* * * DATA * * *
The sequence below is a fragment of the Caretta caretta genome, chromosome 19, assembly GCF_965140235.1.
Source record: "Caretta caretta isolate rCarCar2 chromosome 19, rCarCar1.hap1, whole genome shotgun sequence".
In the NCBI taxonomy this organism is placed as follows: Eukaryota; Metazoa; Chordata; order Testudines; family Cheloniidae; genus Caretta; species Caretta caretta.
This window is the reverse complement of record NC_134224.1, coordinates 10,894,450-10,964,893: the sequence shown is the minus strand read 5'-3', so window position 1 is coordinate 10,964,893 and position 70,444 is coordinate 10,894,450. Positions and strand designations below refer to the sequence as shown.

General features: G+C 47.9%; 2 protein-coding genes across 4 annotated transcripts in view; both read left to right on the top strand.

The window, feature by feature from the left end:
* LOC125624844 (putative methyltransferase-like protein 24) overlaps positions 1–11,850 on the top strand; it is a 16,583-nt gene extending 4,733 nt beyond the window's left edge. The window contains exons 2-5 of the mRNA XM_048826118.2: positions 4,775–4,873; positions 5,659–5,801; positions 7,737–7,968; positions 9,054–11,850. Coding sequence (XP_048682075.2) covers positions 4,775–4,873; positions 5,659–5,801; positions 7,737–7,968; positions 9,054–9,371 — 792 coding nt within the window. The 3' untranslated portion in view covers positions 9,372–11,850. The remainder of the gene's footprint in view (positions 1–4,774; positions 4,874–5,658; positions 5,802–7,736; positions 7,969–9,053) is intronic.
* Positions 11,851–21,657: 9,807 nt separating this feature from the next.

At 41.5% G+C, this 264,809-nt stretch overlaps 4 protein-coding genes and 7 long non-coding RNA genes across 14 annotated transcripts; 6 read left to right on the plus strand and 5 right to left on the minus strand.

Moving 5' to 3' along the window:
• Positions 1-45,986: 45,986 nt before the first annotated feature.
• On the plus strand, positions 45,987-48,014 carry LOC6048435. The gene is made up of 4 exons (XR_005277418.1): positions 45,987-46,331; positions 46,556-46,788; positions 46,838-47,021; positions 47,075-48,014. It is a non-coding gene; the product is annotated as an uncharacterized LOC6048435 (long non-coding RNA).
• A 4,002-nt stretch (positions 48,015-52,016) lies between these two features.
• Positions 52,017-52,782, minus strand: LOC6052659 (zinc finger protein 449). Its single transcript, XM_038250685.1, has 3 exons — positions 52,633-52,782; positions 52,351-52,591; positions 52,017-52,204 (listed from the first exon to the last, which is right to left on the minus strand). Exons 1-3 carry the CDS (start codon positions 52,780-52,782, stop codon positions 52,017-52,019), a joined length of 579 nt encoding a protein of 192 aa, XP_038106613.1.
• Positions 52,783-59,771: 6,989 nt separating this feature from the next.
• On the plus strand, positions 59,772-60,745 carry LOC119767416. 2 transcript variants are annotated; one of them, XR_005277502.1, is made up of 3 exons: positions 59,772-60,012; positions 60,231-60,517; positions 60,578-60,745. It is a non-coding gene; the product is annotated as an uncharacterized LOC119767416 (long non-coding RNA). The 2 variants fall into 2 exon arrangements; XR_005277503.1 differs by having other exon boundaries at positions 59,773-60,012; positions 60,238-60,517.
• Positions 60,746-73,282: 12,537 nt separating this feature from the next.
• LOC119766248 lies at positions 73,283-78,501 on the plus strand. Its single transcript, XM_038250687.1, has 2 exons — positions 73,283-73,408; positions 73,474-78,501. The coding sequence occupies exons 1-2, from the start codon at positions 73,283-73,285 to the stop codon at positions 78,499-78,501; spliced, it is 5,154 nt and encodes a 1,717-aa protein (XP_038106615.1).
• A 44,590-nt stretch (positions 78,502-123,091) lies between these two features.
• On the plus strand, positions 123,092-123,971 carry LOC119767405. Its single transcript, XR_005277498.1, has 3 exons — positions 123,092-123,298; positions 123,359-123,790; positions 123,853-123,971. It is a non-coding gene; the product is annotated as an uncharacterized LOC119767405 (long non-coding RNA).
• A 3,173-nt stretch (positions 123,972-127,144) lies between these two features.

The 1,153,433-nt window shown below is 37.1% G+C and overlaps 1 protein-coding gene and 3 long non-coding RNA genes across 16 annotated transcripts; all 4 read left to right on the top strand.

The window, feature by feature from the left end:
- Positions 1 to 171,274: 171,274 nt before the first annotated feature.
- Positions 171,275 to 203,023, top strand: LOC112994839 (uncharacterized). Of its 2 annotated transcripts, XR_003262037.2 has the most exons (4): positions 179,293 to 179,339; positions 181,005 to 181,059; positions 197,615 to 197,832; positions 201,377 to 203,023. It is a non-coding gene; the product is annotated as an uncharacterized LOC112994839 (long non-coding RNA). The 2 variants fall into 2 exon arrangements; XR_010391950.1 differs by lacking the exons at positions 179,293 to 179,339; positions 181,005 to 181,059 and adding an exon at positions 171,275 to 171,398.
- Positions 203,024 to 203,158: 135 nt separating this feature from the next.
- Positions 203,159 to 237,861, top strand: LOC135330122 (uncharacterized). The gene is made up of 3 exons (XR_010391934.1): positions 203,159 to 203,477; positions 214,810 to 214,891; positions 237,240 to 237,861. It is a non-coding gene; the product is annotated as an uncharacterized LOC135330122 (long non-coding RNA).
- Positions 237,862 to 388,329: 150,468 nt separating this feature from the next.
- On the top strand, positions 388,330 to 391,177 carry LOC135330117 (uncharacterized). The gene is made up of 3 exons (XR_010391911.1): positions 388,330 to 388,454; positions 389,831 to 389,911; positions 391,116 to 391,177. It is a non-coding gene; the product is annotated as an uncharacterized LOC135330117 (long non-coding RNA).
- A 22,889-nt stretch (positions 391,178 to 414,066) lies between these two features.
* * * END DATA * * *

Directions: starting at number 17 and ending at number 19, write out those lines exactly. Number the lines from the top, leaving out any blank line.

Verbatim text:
• Positions 60,746-73,282: 12,537 nt separating this feature from the next.
• LOC119766248 lies at positions 73,283-78,501 on the plus strand. Its single transcript, XM_038250687.1, has 2 exons — positions 73,283-73,408; positions 73,474-78,501. The coding sequence occupies exons 1-2, from the start codon at positions 73,283-73,285 to the stop codon at positions 78,499-78,501; spliced, it is 5,154 nt and encodes a 1,717-aa protein (XP_038106615.1).
• A 44,590-nt stretch (positions 78,502-123,091) lies between these two features.